These plant rescues also are good learning experiences for the NPSOT participants. I first learned to identify a number of native plants many years ago when we rescued natives from a future building site on the I-10 access road near Leon Springs.

Today that area has no natural vegetation, but species collected there still thrive at Cibolo Nature Center, some school gardens, and several yards, including ours. This means that our general ecosystem still supports the birds, mammals, butterflies, and soil microbes that depend on those native plants… even with the urban sprawl.

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About the Region

New Braunfels, the location of our Fall 2024 Symposium, straddles both the Edwards Plateau Ecoregion and the Blackland Prairie ecoregion. Interstate 35 divides the city of New Braunfels; its path through the city closely parallels the boundary of these two ecoregions, with the Edwards Plateau on the west side and the Blackland Prairies region to the east. The Edwards Plateau area is also called the Hill Country; however, this general term covers a much larger area extending farther north. Spring-fed creeks are found throughout the region; deep limestone canyons, rivers, and lakes (reservoirs) are common. Ashe juniper is perhaps the most common woody species found throughout the region. Additional woody species include various species of oak, with live oak (Quercus fusiformis) being the most common. Sycamores (Platanus occidentalis) and bald cypress (Taxodium distichum) border waterways. This area is well known for its spring wildflower displays, though they may be viewed in spring, late summer, and fall, as well. According to Texas Parks and Wildlife, average annual rainfall in the Edwards Plateau ranges from 15 to 34 inches.

The Blackland Prairie extends from the Red River south to San Antonio, bordered on the west by the Edwards Plateau and the Cross Timbers, and on the east by the Post Oak Savannah. Annual rainfall averages 30 to 40 inches, with higher averages to the east. This region is dominated by prairie species. The most common grass species include little bluestem (Schizachyrium scoparium) and Indian grass (Sorghastrum nutans) in the uplands and switchgrass (Panicum virgatum) in the riparian areas and drainages. Common herbaceous flowering plants include salvias, penstemons, and silphiums. This area has suffered greatly from overgrazing and agricultural use. Few intact areas remain, though many of the plants can be found along county roadsides throughout the region.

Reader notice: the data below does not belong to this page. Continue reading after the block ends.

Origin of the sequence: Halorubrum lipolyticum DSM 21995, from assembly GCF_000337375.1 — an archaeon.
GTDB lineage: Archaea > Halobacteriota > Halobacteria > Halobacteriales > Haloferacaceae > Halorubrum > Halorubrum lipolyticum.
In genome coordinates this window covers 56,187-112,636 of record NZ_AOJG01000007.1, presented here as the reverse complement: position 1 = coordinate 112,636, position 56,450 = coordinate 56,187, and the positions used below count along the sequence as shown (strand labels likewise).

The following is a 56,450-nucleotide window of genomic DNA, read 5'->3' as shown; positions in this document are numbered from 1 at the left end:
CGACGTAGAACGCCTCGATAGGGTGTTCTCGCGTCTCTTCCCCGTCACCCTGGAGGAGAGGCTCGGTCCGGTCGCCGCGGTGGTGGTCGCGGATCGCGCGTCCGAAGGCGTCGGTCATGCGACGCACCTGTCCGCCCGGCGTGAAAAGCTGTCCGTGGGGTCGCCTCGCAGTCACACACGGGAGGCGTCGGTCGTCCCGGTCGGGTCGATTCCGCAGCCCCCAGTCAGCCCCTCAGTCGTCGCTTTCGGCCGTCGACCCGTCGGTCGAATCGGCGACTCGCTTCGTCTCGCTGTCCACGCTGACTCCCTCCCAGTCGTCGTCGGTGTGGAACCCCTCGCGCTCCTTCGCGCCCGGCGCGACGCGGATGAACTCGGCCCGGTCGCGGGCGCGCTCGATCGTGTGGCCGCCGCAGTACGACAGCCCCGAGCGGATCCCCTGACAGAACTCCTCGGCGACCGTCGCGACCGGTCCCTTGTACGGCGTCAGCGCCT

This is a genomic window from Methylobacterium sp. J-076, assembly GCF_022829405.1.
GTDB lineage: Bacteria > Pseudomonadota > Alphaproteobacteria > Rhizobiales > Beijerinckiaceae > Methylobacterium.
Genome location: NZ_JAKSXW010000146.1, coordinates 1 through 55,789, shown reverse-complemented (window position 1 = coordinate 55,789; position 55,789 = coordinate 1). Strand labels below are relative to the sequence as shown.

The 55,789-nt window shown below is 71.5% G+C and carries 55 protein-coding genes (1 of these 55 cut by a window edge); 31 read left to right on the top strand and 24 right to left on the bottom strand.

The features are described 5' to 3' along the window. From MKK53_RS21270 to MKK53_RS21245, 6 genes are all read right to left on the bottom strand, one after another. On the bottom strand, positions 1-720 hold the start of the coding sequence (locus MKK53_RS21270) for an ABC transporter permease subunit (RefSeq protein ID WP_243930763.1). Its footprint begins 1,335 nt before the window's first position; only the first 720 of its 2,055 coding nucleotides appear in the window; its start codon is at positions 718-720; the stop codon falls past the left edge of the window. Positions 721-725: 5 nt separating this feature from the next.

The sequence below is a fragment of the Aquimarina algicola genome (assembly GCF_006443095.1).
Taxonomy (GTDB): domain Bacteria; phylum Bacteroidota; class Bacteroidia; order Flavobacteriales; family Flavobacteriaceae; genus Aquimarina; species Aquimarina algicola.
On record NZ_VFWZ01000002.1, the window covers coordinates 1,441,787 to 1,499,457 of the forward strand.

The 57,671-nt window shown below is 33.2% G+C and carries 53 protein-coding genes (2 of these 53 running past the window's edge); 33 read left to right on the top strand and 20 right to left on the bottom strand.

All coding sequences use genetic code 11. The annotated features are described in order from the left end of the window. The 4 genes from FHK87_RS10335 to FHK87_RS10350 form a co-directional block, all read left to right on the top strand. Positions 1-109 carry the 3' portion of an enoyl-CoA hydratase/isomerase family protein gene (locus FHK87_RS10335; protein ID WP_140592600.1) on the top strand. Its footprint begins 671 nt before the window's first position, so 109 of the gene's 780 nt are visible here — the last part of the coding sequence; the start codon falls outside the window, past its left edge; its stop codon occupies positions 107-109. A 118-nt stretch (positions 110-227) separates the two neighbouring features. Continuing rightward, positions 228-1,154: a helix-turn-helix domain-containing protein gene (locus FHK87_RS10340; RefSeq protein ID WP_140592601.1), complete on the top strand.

Our four host chapters (New Braunfels, Lindheimer, Guadalupe, and the Hill Country chapters) are located in one or both of the ecoregions above. However, the eastern portion of Guadalupe County also falls within the Post Oak Savanna ecoregion. Annual rainfall averages 35 to 45 inches, with higher averages to the east. A wide variety of hardwood trees are found, including several species of oaks, elms, and in the Bastrop area, loblolly pine (Pinus taeda). Grasses and forbs dominate in the open savannas, with most common grass being little bluestem. Ranching, agriculture, and fire suppression have allowed woody species to encroach on the once-open savannas.

Source: Wildflowers of Texas by Michael Eason